An important rule that would have protected investors has been overturned. The 5th U.S. Circuit Court of Appeals recently decided to reverse the U.S. Department of Labor's fiduciary rule, an Obama-era regulation that would have required financial institutions and advisers to of their clients when making recommendations regarding retirement investments. This represents a major victory for financial services groups under President Donald Trump's administration.
What does this mean for consumers? One way to gain insights into the impact on your finances is towho are the opponents and proponents of the fiduciary rule.
The U.S. Chamber of Commerce, the Securities Industry Financial Markets Association, and insurance and investment industry groups opposed the fiduciary rule, and several filed lawsuits to overturn it. They argued that it was too costly and burdensome, and could inhibit lower-income Americans from obtaining financial advice.
Now these groups are celebrating the Appeals Court decision. For example, the American Council of Life Insurance and National Association of Insurance and Financial Advisors recently issued a joint statement that applauded the rule's overturn as a win for American savers.
This legal ruling, together with the Trump administration's recent cutbacks at the Consumer Financial Protection Bureau, make it clear that under the current administration, protecting consumers will take a lower priority compared to deregulating the financial industry.
This means you are the best person to act in your own best interest. Go shopping for advisers and financial institutions rather than being sold by advisers who seek you out. Look forwho will on your behalf, and avoid those that won't act in your best interests. That's the free market in action.
Ask the following questions of potential financial advisers:
- Will you act as a fiduciary on my behalf?
- How are you paid? Avoid advisers who'll make a large commission by investing your retirement savings because they may be motivated to sell you products rather than make recommendations in your best interest.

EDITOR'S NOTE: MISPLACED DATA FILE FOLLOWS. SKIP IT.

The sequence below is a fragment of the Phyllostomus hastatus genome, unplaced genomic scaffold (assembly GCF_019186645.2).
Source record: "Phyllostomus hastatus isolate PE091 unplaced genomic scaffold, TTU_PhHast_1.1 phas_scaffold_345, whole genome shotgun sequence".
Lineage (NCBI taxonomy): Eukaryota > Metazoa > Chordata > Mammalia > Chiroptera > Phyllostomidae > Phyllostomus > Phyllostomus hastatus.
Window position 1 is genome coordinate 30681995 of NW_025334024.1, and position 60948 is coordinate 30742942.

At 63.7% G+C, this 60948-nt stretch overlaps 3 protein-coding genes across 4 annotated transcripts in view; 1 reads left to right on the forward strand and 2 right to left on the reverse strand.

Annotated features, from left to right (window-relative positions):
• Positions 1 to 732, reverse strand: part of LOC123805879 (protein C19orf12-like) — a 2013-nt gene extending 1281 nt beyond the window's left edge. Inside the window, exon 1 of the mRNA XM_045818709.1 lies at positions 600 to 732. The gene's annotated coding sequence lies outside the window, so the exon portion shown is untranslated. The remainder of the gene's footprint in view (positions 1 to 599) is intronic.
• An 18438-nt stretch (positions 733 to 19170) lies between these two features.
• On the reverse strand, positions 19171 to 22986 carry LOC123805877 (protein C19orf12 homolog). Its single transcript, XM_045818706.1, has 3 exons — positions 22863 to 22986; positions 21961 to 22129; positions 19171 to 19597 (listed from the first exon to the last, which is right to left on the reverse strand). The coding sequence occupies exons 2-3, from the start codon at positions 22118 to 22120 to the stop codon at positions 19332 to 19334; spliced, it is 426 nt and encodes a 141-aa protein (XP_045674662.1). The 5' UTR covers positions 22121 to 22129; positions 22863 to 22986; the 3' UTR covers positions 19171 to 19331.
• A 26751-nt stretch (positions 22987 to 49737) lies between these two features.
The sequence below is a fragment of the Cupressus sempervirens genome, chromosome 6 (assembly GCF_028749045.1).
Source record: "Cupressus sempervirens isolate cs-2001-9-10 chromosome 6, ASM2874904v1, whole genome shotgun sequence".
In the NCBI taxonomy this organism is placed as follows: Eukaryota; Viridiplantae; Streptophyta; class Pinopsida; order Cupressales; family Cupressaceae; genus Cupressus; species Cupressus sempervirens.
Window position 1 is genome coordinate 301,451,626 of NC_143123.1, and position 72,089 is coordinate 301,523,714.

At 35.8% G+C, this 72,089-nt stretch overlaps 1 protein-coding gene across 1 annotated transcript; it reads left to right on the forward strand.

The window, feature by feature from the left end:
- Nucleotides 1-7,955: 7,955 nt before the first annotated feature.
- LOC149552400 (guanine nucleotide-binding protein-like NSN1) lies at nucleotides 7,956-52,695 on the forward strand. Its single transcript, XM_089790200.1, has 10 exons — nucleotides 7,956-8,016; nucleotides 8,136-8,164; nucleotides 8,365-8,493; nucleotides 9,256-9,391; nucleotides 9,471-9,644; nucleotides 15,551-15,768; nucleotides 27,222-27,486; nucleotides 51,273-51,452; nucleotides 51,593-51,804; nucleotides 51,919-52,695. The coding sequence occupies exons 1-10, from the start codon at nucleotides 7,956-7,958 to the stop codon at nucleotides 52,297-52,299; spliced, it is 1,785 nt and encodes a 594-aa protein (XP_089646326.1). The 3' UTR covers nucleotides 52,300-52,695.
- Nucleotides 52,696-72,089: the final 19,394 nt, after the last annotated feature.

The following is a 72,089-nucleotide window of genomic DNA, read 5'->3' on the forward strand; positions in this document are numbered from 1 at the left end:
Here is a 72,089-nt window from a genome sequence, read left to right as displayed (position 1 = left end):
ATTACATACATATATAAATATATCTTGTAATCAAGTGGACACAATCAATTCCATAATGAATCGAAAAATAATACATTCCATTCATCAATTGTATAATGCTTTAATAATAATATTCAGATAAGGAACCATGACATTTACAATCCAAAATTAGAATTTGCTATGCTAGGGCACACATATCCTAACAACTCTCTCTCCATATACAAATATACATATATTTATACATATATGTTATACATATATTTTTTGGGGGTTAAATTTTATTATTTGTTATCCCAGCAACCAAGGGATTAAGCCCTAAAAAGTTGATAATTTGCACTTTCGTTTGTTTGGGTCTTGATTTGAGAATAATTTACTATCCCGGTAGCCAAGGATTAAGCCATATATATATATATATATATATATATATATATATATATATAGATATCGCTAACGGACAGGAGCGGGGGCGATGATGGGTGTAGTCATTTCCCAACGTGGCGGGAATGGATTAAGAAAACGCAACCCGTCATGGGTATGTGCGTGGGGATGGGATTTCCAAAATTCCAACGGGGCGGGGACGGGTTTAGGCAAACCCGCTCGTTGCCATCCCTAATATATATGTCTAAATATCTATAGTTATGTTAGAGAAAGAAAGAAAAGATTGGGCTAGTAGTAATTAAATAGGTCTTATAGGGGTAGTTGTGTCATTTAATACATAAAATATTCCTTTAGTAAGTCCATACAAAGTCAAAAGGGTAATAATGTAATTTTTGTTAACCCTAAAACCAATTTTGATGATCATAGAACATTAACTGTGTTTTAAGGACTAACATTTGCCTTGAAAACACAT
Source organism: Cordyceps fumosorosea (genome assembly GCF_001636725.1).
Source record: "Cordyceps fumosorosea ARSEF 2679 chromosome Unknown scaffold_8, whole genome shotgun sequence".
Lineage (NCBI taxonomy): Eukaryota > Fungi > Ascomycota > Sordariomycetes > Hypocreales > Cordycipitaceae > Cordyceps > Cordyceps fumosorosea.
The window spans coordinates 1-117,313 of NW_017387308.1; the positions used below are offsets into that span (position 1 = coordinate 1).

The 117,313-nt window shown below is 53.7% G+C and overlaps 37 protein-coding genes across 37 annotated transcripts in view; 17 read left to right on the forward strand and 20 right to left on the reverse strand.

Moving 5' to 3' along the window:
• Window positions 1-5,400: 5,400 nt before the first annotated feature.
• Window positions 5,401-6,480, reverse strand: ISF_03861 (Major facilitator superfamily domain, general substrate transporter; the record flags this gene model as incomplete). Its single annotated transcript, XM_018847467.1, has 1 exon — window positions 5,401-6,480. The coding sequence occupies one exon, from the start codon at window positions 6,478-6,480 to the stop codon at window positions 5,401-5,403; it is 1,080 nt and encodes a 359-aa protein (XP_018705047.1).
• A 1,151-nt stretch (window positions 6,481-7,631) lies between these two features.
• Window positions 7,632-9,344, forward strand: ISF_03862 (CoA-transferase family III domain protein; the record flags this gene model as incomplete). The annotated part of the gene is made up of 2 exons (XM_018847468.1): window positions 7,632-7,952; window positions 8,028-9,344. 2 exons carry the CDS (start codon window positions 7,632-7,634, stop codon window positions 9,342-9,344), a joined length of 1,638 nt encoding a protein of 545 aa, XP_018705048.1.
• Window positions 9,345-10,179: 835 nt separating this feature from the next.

- Do you receive any type of compensation in addition to what I'm paying you? For example, are you receiving a commission from an insurance company or mutual fund company that could create a conflict of interest when you recommend a particular product?
- Are you dual-registered? Some advisers are registered as investment advisers and broker-dealers. Usually a broker-dealer is acting as a salesperson. If your adviser is also a broker-dealer, ask what role he or she is assuming when providing advice to you.
- Have you ever been cited by a regulatory or professional body for disciplinary reasons?
Don't be shy. You deserve to ask questions of advisers and institutions who'll be profiting from your business. Be wary of any advisers who won't give you straight answers to these questions or provides a contorted rationale about why it's not important that they act as a fiduciary on your behalf. Be a savvy consumer -- it's your money and your retirement.
Be particularly vigilant inthat are ripe for exploitation:
- When you're leaving a company at which you have a large 401(k) balance and are deciding whether to leave your savings with that former employer or roll into a new plan. Some advisers may urge you to invest your savings with them, even though your 401(k) may offer more cost-effective investments.
- If you're offered a from your defined-benefit pension plan and are deciding whether you should accept the payment. (Hint: In most cases, you'll receive less retirement income by accepting the lump-sum payment). Be particularly wary of advisers who urge you to accept the lump sum and invest it with them.
- When you're deciding the best age to start your , be wary of advisers who urge you to take benefits early and invest the income with them.
The court's decision to overturn the fiduciary rule confirms that sage advice: Buyer beware.